Sara Pedro is sat at a beach-side restaurant with friends. It is her first time dining out in three months.

She is in Madeira, an autonomous region of Portugal, having left her home city of Lisbon’s strict coronavirus restrictions to take advantage of the more relaxed atmosphere on the Atlantic island and its “green corridor” for visitors who can show either a vaccination certificate or proof they have recently recovered from the virus.

“I came to Madeira because in continental Portugal we are under absolute lockdown, so there was a certain fatigue about it,” she says.

Sara, who has recovered from Covid-19, entered Madeira without having to take a PCR test, as would typically be required. Instead, she presented a medical certificate proving she has been in contact with the virus.

The island has a 7pm curfew, but in its capital of Funchal the esplanades are full of people having coffee in the sun as customers go in and out of the shops. It’s in stark contrast with the empty streets and closed shopfronts across mainland Portugal, which is still under tough restrictions imposed on 15 January to tackle what was then the world’s worst coronavirus surge.

“Obviously, border closures are necessary for extreme situations, but I think it’s time to bet on safe tourism. Why can’t this be done in other European countries?” Sara asks, as a waiter arrives with drinks.

Located off the coast of Morocco and more than 800km from mainland Portugal, Madeira is one of the few places in Europe accepting tourists – and since 18 February it has been operating a green corridor for tourists who have recovered from Covid-19 in the previous 90 days or who have been fully vaccinated against it, in a foretaste of what may be a future of vaccine passports for EU travel.

Vaccinated travellers must present an immunisation certificate in English, validated in their home country, that includes their name, date of birth, type of vaccine, and the date (or dates) it was administered. Tourists must also respect the activation period set out in the vaccine’s summary of product characteristics.

Eduardo Jesus, the regional secretary for tourism, said: “We felt the need to take this decision because we are looking at the reality, which is that the markets are sizzling in terms of the wish to travel.” He added: “Everyone has the right to travel, so our biggest goal is to make people’s lives easier.”

The regional government does not yet have the number of vaccinated tourists who have entered the island under the green-corridor rules. But authorities have high expectations for the “vaccine passport”, hoping it will be a prime selling point to attract British tourists, who make up 27% of visitors, when the UK allows travel again.

“There is a great interest from the UK’s population to visit Madeira … and if the 17 May opening happens, we will have a summer that will allow us to recover from all this,” Jesus said.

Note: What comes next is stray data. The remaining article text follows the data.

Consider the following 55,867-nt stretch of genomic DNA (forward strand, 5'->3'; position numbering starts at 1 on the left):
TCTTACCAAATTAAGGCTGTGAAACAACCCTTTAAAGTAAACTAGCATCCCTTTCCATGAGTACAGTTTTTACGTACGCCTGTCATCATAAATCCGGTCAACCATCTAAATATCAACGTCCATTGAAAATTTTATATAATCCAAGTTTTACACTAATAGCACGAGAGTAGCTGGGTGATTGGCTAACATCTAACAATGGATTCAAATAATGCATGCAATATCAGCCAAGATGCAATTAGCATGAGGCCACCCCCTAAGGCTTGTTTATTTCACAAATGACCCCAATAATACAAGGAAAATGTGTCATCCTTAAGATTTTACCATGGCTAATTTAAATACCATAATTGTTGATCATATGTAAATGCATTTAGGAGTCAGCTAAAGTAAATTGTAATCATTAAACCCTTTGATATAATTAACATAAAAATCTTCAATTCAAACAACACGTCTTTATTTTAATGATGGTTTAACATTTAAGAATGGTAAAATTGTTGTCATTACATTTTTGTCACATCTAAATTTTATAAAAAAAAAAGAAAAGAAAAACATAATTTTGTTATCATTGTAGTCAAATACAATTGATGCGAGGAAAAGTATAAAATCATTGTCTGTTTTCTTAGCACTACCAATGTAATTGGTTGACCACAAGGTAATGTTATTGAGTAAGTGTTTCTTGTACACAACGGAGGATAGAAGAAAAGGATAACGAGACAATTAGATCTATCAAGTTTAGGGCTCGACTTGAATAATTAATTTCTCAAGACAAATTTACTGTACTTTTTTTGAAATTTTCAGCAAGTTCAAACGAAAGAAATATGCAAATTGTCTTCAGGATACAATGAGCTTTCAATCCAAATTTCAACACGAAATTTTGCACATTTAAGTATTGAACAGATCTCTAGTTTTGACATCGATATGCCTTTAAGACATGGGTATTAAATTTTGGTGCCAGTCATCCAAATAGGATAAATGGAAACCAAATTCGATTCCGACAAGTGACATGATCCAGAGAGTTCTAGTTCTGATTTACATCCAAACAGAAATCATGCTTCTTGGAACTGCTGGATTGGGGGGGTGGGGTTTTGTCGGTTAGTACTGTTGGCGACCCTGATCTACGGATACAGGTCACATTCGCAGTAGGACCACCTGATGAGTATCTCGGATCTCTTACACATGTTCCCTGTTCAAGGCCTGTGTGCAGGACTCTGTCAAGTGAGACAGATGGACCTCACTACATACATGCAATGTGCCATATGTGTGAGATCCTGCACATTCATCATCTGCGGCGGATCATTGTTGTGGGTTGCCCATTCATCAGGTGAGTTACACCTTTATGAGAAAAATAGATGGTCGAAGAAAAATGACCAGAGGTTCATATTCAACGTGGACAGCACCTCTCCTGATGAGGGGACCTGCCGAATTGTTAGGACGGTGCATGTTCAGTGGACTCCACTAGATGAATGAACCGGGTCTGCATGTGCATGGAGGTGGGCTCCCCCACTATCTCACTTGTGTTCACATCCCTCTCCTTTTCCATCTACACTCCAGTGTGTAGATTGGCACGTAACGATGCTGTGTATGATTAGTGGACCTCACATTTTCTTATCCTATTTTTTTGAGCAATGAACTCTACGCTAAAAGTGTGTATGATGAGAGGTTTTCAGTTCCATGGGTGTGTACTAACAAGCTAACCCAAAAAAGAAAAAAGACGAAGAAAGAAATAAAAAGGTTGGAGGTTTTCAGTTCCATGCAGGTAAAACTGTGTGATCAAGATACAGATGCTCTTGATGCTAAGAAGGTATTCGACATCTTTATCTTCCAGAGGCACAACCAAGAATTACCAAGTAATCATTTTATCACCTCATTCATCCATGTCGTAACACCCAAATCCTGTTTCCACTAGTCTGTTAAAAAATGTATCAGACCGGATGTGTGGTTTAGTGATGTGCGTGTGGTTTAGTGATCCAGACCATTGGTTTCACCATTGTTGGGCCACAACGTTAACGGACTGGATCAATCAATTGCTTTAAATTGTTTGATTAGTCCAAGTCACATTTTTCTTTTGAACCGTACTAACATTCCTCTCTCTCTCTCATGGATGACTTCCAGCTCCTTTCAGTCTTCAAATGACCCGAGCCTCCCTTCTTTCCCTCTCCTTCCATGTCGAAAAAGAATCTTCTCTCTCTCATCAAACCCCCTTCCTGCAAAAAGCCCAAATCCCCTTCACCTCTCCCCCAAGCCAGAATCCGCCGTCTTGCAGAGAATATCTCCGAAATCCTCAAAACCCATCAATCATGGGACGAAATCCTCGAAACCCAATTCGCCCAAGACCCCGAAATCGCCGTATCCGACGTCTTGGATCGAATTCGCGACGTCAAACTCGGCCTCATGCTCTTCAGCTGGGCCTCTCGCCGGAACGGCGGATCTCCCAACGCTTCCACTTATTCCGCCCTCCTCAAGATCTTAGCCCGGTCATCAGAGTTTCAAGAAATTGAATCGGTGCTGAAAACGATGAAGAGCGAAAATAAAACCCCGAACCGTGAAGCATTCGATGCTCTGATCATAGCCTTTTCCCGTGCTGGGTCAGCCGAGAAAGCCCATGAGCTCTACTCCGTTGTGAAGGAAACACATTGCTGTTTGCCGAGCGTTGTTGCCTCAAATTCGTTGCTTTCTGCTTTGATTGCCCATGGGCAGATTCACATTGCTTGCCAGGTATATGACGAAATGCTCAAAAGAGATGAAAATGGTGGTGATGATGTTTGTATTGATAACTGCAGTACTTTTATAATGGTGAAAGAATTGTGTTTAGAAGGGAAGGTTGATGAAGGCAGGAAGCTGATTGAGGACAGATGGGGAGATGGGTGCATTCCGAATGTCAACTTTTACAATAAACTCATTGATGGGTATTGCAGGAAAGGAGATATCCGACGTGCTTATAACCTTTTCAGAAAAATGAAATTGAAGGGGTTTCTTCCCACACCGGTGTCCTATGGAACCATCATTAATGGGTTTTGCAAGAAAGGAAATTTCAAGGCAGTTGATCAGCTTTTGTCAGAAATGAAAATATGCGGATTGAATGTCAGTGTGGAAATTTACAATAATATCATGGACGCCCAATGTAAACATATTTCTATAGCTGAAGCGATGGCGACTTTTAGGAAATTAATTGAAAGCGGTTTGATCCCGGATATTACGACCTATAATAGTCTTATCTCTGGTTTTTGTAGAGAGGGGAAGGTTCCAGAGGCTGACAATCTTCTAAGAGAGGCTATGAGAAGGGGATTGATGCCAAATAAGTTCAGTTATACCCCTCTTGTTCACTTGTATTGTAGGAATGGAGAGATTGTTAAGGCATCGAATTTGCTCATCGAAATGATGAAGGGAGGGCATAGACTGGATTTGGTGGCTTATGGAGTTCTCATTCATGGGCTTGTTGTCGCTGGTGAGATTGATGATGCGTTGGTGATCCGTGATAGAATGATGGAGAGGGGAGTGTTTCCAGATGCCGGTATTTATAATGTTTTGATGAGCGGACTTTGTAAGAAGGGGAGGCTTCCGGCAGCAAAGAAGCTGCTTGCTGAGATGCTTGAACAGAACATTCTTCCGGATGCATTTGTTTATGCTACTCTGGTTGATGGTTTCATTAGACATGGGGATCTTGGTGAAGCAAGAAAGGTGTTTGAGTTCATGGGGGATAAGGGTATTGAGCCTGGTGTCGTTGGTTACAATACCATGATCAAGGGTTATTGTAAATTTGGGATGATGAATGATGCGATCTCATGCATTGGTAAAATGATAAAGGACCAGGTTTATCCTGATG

Paulo Prada, the director of the Pestana Hotel Group, said many of his UK clients had told him they are just waiting for their second shot of the vaccine and the lifting of restrictions to be able to return to Madeira.

He said: “We depend a lot on the British market. We know it will be the first to resume travelling. We are waiting for the UK to follow its end-of-lockdown plan so British people can start arriving gradually.”

“I think this measure is an absolute advantage for British tourists that want to come to Madeira because most of them will already be vaccinated by May and can arrive with tranquility,” he added.

Of the 13 hotels owned by the Pestana group in Madeira, only one of them is open – at 10% capacity – yet Prada still maintains that the situation is better than it is in mainland Portugal where the group’s Porto and Lisbon hotels are closed. At the half-empty breakfast deck overlooking the ocean, most guests are Portuguese, but Prada said the clients were younger than usual and some were from countries such as Poland and the Czech Republic, “which is also an opportunity”.

Margarita and Kristoff, from Poland, were first-time visitors to Madeira. “We chose Madeira because it was the only destination that was available,” Kristoff explained as he took photographs of his wife against the lush green and blue background of Madeira’s coastline.

“It’s a beautiful island, and we have enough of everything. There is no problem at all [with the restrictions],” he said.

Eduardo Jesus said he hoped that “whatever the EU decides” over travel and vaccinations, this summer would not be too different from what Madeira is already doing.

He said: “We expect that until July … August, there will be a comfortable percentage of people vaccinated around Europe, which is a market that feeds us, touristically speaking.

“We have to create the conditions that allow everyone to travel. And we have the duty to find the way to welcome them in the most comfortable way.”

This content first appear on the guardian

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